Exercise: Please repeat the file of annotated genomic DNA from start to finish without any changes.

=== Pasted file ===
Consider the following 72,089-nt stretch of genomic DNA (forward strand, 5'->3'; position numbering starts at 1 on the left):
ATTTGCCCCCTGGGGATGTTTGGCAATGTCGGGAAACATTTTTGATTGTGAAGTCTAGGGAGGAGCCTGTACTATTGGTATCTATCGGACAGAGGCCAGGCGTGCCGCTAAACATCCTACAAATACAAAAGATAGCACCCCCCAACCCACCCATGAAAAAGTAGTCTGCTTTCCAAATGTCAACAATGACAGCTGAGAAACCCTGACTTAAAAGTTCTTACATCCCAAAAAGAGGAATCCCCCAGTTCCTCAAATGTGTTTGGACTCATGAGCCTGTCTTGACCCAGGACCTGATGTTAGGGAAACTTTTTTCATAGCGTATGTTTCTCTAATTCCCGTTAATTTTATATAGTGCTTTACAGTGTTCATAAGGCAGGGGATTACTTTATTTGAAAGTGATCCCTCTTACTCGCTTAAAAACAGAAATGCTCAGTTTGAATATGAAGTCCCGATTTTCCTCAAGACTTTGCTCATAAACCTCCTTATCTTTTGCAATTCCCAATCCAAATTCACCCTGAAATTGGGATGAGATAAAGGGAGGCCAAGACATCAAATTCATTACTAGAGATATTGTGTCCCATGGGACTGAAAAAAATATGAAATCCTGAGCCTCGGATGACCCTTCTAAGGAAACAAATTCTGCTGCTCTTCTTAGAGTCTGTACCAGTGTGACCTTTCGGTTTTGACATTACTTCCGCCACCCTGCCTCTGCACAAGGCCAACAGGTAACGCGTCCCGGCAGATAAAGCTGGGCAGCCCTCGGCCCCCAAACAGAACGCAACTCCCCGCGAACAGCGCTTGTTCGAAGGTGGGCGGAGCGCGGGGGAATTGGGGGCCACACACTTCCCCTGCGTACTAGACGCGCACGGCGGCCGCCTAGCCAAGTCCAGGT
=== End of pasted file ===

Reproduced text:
Consider the following 72,089-nt stretch of genomic DNA (forward strand, 5'->3'; position numbering starts at 1 on the left):
ATTTGCCCCCTGGGGATGTTTGGCAATGTCGGGAAACATTTTTGATTGTGAAGTCTAGGGAGGAGCCTGTACTATTGGTATCTATCGGACAGAGGCCAGGCGTGCCGCTAAACATCCTACAAATACAAAAGATAGCACCCCCCAACCCACCCATGAAAAAGTAGTCTGCTTTCCAAATGTCAACAATGACAGCTGAGAAACCCTGACTTAAAAGTTCTTACATCCCAAAAAGAGGAATCCCCCAGTTCCTCAAATGTGTTTGGACTCATGAGCCTGTCTTGACCCAGGACCTGATGTTAGGGAAACTTTTTTCATAGCGTATGTTTCTCTAATTCCCGTTAATTTTATATAGTGCTTTACAGTGTTCATAAGGCAGGGGATTACTTTATTTGAAAGTGATCCCTCTTACTCGCTTAAAAACAGAAATGCTCAGTTTGAATATGAAGTCCCGATTTTCCTCAAGACTTTGCTCATAAACCTCCTTATCTTTTGCAATTCCCAATCCAAATTCACCCTGAAATTGGGATGAGATAAAGGGAGGCCAAGACATCAAATTCATTACTAGAGATATTGTGTCCCATGGGACTGAAAAAAATATGAAATCCTGAGCCTCGGATGACCCTTCTAAGGAAACAAATTCTGCTGCTCTTCTTAGAGTCTGTACCAGTGTGACCTTTCGGTTTTGACATTACTTCCGCCACCCTGCCTCTGCACAAGGCCAACAGGTAACGCGTCCCGGCAGATAAAGCTGGGCAGCCCTCGGCCCCCAAACAGAACGCAACTCCCCGCGAACAGCGCTTGTTCGAAGGTGGGCGGAGCGCGGGGGAATTGGGGGCCACACACTTCCCCTGCGTACTAGACGCGCACGGCGGCCGCCTAGCCAAGTCCAGGT